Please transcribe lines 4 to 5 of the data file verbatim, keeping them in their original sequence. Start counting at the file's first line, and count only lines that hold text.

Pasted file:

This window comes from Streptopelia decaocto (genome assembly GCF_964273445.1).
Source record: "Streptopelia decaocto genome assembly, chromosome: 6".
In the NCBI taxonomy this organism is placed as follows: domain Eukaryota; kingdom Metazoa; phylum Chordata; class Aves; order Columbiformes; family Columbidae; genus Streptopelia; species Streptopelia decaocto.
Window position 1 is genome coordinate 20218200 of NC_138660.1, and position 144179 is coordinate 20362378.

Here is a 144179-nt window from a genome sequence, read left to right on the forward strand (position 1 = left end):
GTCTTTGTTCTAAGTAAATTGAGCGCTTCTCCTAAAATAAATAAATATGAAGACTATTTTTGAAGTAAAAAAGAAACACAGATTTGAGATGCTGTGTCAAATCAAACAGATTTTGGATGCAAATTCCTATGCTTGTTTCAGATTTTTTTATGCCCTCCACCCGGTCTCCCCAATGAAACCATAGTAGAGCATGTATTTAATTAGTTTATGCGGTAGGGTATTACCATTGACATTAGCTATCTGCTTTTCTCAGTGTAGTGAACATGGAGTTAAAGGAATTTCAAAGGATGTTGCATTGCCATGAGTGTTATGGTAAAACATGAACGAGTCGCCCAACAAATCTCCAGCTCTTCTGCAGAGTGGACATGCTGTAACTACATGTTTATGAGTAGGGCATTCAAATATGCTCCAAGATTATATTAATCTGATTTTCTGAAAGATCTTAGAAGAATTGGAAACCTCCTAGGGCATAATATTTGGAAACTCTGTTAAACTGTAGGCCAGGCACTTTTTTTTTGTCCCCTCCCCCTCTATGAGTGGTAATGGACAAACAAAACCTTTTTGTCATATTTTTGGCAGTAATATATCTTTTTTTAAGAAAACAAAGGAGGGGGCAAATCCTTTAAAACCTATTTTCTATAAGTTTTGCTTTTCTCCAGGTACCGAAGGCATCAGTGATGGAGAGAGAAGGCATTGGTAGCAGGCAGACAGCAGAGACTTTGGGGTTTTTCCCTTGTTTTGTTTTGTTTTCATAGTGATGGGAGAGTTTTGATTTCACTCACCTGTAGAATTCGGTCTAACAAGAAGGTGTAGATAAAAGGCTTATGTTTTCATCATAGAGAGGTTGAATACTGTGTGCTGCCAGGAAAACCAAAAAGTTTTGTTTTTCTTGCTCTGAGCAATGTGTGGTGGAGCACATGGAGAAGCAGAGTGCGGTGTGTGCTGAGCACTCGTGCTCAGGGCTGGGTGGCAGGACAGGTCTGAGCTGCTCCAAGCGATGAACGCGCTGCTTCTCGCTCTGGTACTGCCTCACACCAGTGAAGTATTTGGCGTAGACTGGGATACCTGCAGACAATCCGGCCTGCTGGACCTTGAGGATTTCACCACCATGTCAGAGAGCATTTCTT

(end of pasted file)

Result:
Window position 1 is genome coordinate 20218200 of NC_138660.1, and position 144179 is coordinate 20362378.

Here is a 144179-nt window from a genome sequence, read left to right on the forward strand (position 1 = left end):